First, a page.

0W30 year round fill?

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Mar 10, 2003
Calgary AB
What do you all think of a 0W30 Heavy Duty oil as a year round fill? This oil is usually marketed as an 'Arctic' oil, does it mean that it's unsuitable for summer operation?

I live in a climate that rarely exceeds 35°C and can remain at -30°C for weeks. Don't put too many miles on per year, mainly short trips with four or five long hauls a year. The engine is GM's 5.3 Vortec in a 4X4 app.

Looking for good value, not the cheapest, year round fill.

BTW the owners manual recommends a 0w30 for extreme conditions. It doesn't specify for or against year round operation.

I have considered for this application: PC Duron XL, PC Arctic although it's not HD, Esso Superflo. I have yet to discover a supply of Castrol, Mobil in this grade.

Current fill is Pennz. 5w30 Multi-Grade.
I see no problem with using a good 0w30 oil all year round. Amsoil 0w30 or the German Castrol 0w30 would both make very good all season oils, as both of them will easily handle hot summer temps and the coldest that winter can throw at you.
I agree with Patman. Amsoil and Castrol would be good choices. I wouldn't go with Mobil's but I would go with there 0w-40...not in Canada though.

[ June 13, 2003, 08:37 PM: Message edited by: buster ]
I use the Duron XL 0W-30 year round in my 2001 VW Jetta TDI and my 1996 F150 with a 300 I6. I have no problems with either engine. I have ran oil analysis and the Duron performs very well.

Most of my Amsoil gas engine customers run their 0w-30 year round down here in Alabama, and have for the past eight years. No issues with high oil consumption or low oil pressure. My own oil analysis reports from personal vehicles have been consistently good.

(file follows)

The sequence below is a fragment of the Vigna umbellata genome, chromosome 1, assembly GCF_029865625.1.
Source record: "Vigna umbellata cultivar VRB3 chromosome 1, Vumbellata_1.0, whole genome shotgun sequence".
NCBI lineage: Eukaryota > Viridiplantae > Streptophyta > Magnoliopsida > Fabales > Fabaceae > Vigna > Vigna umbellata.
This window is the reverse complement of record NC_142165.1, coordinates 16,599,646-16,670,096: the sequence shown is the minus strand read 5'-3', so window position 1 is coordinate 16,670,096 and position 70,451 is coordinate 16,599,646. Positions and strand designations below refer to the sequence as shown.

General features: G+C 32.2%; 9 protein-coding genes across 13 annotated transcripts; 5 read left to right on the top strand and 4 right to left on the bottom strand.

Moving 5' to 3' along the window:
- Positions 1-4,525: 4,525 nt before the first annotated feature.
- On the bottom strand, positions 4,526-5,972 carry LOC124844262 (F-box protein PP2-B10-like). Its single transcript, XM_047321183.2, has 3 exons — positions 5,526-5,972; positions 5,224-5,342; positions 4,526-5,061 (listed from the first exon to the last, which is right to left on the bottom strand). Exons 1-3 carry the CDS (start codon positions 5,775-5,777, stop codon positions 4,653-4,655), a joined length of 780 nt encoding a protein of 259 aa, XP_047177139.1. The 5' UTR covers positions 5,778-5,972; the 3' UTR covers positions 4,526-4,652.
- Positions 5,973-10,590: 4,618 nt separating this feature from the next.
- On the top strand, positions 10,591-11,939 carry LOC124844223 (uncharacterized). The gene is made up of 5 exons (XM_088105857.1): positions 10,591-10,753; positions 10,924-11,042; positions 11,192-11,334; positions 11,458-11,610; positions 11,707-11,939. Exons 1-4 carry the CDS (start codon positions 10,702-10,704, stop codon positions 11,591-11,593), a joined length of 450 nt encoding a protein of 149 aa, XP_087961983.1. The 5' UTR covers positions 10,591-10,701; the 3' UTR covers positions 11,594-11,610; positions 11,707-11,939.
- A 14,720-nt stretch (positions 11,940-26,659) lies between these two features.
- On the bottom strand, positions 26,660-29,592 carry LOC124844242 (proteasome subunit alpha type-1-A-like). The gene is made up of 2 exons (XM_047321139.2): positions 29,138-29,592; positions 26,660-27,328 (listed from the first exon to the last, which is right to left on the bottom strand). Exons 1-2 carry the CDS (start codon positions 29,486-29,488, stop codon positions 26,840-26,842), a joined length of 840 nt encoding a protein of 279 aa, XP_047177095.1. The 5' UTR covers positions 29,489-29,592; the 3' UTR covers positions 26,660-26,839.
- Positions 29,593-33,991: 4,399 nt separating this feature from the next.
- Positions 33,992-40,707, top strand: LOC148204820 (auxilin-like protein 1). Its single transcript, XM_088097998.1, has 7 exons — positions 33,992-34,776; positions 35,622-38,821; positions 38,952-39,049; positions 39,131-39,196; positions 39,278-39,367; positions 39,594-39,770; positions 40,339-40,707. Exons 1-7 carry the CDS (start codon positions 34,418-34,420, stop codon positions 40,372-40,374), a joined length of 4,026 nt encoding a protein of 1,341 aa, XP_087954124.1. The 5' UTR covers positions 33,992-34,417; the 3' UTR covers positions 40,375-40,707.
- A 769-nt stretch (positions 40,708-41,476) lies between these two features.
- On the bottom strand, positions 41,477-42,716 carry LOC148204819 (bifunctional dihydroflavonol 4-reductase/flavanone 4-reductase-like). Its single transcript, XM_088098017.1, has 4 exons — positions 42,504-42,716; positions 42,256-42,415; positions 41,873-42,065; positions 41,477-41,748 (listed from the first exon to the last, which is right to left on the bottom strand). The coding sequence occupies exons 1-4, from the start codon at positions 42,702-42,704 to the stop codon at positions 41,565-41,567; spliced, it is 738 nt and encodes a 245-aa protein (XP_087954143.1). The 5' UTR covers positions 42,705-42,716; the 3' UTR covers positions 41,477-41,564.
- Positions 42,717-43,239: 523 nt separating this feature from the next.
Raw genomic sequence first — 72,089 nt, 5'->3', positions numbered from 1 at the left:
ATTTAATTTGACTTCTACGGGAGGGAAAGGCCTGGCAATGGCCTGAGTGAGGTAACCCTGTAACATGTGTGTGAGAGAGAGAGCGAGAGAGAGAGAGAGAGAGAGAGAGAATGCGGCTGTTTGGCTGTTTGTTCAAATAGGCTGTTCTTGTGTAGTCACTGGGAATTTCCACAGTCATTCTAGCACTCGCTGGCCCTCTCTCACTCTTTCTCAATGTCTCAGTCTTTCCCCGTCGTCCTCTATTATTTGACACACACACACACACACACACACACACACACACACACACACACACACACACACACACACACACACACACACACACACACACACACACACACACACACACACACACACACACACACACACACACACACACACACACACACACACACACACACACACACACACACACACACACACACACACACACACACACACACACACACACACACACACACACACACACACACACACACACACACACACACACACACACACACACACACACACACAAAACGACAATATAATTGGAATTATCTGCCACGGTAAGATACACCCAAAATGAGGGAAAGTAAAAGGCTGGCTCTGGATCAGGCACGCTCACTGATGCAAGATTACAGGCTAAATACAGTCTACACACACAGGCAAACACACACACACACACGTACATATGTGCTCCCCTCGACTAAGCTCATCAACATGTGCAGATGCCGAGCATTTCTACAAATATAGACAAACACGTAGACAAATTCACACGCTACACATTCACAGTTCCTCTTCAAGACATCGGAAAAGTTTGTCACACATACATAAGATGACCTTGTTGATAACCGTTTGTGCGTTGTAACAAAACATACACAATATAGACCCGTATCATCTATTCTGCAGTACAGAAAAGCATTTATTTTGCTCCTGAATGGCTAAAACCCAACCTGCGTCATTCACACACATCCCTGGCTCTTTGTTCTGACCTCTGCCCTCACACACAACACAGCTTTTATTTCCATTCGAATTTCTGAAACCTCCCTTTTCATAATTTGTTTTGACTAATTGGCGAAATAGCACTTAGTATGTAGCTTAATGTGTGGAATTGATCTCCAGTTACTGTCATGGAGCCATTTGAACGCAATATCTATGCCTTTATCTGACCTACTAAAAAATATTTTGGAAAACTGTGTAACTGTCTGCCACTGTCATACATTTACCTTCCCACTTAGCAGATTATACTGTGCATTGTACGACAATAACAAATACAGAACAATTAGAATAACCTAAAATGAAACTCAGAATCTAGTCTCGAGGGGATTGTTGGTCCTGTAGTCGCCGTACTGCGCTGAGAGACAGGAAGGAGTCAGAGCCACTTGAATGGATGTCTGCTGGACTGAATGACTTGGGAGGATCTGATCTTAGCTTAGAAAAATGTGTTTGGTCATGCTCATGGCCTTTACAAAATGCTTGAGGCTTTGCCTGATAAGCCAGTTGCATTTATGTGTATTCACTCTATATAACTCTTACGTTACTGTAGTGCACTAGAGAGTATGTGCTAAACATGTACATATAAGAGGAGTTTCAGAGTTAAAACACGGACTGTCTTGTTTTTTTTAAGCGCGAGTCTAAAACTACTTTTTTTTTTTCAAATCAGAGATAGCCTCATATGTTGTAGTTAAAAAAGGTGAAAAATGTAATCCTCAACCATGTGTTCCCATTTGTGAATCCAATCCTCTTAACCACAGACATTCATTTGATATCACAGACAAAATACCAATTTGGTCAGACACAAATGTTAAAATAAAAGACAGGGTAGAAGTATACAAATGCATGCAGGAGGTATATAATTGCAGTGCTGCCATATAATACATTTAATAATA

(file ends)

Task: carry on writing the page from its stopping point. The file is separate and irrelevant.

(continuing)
The Petro Canada oil is an excellent product - I'm not really familar with the others.

I just started my Ford truck on Amsoil 0w-30. If anyone has the perefect application for that oil, you do.

Normal temps here are summer 50 - 70, and winter 0 - 20.

In fact, if I lived in your neighborhood I would probably run Mobil 1 0w-20 in my truck.
I do alot of short trips, so a high quality Grp. IV does not represent a great value as I understand, since oxidation stability is not a primary requirement. Good flow properties are paramount especially for the short winter trips. Glad to hear that Petro-Can. has a good product reputation, I tend towards this oil simply for the price point.

Why don't the pennzoil/QS, Castrol, etc. not market a 0w30 at 4CDN bucks a litre?

Originally posted by sub_zero:
I do alot of short trips, so a high quality Grp. IV does not represent a great value as I understand, since oxidation stability is not a primary requirement.

Boy, do you need to rethink your position. Short trip driving is where PAO-based synthetics are MOST needed over conventional oil, expecially in cold weather.
I thought I remember reading that Pet-Can's two 0W30s were a PAO/III blend. At $4.00 CDN or $2.80 US/litre I can't help agreeing that they are a good dollar value.
I found that the Pet-Can Duron 0W30 used 1/2 litre in 3000 miles, where their 5W40 showed zero consumption in 8,000 miles in the same vehicle.
I'm not brand loyal to P-C or any other oil company's product. Esso's 0W40 xd-3, and Chevron's Duron 5W40 performed about the same as Pet-Can's Duron 5W40.